The concept of ‘mansplaining’ explained for you . . .

by Carolyn Thomas  @HeartSisters

Regular readers already know how in love I am with the “Just a Little Heart Attack” film from the American Heart Association’s Go Red for Women heart health campaign this year. In three short minutes, this film manages to do what countless other heart disease awareness campaigns I’ve seen fail to pull off: to be both hilarious and frightening, packed with life-saving education on common heart attack symptoms in women. The actress Elizabeth Banks – who also directed this short film, and whose real-life mother and sister have heart issues – plays a harried, multi-tasking mother trying desperately to get her family up, dressed, fed and ready to head out the door on time, all while completely ignoring her own worsening heart attack symptoms.

Elizabeth gets every small detail of this scenario pitch-perfect, including:

  • her “I’m fine!” reassurances as she reels with nausea, chest pressure, dizziness, jaw pain, neck pain, arm pain, weakness and profuse sweating
  • her apology to the 911 phone dispatcher for being a bother
  • and (my favourite scene!) her abject dismay at surveying the messy kitchen, knowing the ambulance is already en route and she won’t have time to tidy up before it arrives!

Women who have actually lived through this will probably recognize every excruciatingly familiar moment of what it’s like to experience a heart attack.

But noted health journalism watchdog Gary Schwitzer over at Health News Review felt otherwise about this film, which he criticized in a post called Disease-Mongering Du Jour: Heart Disease in Young Women.   Continue reading “The concept of ‘mansplaining’ explained for you . . .”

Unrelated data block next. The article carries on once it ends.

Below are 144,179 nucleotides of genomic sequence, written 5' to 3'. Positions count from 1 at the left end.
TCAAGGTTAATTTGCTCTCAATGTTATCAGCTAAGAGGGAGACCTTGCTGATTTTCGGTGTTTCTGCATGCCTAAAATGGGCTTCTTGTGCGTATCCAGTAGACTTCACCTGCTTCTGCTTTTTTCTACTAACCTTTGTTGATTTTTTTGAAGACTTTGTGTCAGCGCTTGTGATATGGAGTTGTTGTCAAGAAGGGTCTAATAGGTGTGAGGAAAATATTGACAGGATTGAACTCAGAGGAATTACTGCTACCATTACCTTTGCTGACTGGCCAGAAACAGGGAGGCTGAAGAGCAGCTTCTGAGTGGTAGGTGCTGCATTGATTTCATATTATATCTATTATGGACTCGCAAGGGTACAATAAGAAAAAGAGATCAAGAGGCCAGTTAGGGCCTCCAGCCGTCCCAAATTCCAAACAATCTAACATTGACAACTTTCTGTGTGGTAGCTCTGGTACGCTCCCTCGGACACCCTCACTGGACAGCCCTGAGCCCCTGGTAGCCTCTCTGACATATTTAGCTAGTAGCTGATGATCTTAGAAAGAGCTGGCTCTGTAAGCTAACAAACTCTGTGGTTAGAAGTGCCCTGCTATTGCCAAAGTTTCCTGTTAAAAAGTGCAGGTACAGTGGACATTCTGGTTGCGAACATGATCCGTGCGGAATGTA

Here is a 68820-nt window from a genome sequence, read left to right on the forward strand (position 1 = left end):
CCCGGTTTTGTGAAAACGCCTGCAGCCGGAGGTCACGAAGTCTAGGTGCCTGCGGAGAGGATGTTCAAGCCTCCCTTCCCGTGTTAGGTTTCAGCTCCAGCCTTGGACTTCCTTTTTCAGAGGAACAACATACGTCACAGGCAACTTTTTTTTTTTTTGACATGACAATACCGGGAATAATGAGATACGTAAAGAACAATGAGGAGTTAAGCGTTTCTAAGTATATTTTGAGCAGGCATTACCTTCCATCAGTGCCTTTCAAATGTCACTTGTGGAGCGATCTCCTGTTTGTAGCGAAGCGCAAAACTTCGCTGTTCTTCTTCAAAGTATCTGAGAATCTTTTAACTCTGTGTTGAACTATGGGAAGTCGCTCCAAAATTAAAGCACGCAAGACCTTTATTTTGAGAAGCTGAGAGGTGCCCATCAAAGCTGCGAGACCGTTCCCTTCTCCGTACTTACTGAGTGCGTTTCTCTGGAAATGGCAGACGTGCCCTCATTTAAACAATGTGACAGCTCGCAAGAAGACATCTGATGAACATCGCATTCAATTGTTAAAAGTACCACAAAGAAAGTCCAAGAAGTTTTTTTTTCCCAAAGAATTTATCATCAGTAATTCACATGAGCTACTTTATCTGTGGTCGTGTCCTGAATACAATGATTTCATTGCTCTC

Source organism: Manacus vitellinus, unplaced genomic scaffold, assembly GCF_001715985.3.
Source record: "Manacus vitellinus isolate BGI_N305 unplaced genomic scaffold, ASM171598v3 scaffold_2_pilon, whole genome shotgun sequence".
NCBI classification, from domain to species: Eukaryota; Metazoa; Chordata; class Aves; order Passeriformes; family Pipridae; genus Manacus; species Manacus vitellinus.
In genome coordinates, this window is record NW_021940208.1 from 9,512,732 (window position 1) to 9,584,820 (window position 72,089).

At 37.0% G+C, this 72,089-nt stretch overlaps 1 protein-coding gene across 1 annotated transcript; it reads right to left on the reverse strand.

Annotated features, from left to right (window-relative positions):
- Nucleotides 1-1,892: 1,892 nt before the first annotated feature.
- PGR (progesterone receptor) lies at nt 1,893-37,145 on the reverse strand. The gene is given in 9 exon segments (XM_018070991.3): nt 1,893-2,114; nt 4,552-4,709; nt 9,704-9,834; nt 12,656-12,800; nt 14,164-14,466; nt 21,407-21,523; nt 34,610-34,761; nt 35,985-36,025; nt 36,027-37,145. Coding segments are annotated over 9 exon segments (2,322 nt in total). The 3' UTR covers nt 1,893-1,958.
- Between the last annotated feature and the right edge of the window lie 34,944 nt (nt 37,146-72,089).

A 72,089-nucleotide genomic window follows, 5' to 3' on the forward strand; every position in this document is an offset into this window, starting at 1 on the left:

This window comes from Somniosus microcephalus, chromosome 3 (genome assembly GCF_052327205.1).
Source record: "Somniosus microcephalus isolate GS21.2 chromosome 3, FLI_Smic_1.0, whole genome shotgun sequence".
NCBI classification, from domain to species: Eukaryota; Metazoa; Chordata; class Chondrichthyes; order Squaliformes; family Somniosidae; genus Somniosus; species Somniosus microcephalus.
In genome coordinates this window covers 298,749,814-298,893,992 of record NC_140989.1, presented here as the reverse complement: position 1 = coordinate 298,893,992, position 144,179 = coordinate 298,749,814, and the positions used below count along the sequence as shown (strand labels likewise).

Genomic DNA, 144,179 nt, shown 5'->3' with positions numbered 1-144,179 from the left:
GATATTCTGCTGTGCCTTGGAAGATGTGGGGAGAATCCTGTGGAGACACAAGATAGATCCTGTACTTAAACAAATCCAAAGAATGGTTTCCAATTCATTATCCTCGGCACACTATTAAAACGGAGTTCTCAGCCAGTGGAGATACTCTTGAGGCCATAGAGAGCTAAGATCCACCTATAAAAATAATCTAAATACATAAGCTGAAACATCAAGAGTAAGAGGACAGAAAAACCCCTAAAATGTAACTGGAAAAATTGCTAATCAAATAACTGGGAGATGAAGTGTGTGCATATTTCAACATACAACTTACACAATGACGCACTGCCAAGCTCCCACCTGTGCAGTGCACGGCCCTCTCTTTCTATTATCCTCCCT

Medical journalism watchdog slams cardiac ‘polypill’ news hype

woman reading hanging around

 by Carolyn Thomas  ♥ @HeartSisters


What news headlines around the world said:

“Single Pill Combining Five Heart Drugs Appears Safe.”

What the journalists said:

“Imagine if people at risk of heart disease could take a single pill that would contain all the medications they need to reduce their heart risk.  Such a pill is already a reality and now new research suggests it’s safe and effective.  It’s called a polypill and could soon become a cheap, simple way to prevent both heart disease and stroke.” CTV News

What journalism watchdog Media Doctor Canada said:

 “This story delivers a hyped conclusion on the basis of very poor evidence, yet it calls this a ‘lifesaving’ drug. The published paper and study results reveal that this was a double-blind study that followed patients for only 12 weeks.  How can this drug be called ‘safe and effective’ if it’s taken over many years?

“The concept of mixing different compounds into one pill is very poor medicine. It doesn’t permit physicians to customize the dose for specific patients depending on the patient’s specific risk factors.”   Continue reading “Medical journalism watchdog slams cardiac ‘polypill’ news hype”